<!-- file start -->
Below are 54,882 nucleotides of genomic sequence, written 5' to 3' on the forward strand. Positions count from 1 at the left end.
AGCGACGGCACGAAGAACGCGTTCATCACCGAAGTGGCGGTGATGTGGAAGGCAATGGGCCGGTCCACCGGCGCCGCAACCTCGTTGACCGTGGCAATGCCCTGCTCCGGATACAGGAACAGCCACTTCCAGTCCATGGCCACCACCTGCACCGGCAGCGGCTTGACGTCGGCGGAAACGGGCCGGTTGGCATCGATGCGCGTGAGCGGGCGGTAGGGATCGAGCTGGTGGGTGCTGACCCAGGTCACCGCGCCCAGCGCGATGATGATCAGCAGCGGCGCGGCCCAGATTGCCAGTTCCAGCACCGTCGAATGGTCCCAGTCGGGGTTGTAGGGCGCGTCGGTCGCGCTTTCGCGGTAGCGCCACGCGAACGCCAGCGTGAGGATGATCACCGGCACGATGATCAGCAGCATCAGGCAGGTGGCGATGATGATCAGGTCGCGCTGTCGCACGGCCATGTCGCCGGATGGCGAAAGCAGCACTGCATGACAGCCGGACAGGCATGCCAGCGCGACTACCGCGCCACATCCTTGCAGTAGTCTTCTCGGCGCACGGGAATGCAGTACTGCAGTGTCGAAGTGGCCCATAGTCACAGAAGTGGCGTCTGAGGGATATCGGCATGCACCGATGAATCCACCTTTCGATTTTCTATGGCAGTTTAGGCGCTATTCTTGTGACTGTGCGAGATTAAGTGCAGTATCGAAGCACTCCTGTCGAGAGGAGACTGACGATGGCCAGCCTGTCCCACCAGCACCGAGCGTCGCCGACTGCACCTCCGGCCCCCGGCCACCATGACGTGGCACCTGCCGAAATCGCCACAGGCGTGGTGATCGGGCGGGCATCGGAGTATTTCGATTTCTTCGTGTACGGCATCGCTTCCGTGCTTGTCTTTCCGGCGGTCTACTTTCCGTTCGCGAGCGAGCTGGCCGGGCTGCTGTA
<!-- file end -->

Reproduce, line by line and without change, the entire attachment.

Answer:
Below are 54,882 nucleotides of genomic sequence, written 5' to 3' on the forward strand. Positions count from 1 at the left end.
AGCGACGGCACGAAGAACGCGTTCATCACCGAAGTGGCGGTGATGTGGAAGGCAATGGGCCGGTCCACCGGCGCCGCAACCTCGTTGACCGTGGCAATGCCCTGCTCCGGATACAGGAACAGCCACTTCCAGTCCATGGCCACCACCTGCACCGGCAGCGGCTTGACGTCGGCGGAAACGGGCCGGTTGGCATCGATGCGCGTGAGCGGGCGGTAGGGATCGAGCTGGTGGGTGCTGACCCAGGTCACCGCGCCCAGCGCGATGATGATCAGCAGCGGCGCGGCCCAGATTGCCAGTTCCAGCACCGTCGAATGGTCCCAGTCGGGGTTGTAGGGCGCGTCGGTCGCGCTTTCGCGGTAGCGCCACGCGAACGCCAGCGTGAGGATGATCACCGGCACGATGATCAGCAGCATCAGGCAGGTGGCGATGATGATCAGGTCGCGCTGTCGCACGGCCATGTCGCCGGATGGCGAAAGCAGCACTGCATGACAGCCGGACAGGCATGCCAGCGCGACTACCGCGCCACATCCTTGCAGTAGTCTTCTCGGCGCACGGGAATGCAGTACTGCAGTGTCGAAGTGGCCCATAGTCACAGAAGTGGCGTCTGAGGGATATCGGCATGCACCGATGAATCCACCTTTCGATTTTCTATGGCAGTTTAGGCGCTATTCTTGTGACTGTGCGAGATTAAGTGCAGTATCGAAGCACTCCTGTCGAGAGGAGACTGACGATGGCCAGCCTGTCCCACCAGCACCGAGCGTCGCCGACTGCACCTCCGGCCCCCGGCCACCATGACGTGGCACCTGCCGAAATCGCCACAGGCGTGGTGATCGGGCGGGCATCGGAGTATTTCGATTTCTTCGTGTACGGCATCGCTTCCGTGCTTGTCTTTCCGGCGGTCTACTTTCCGTTCGCGAGCGAGCTGGCCGGGCTGCTGTA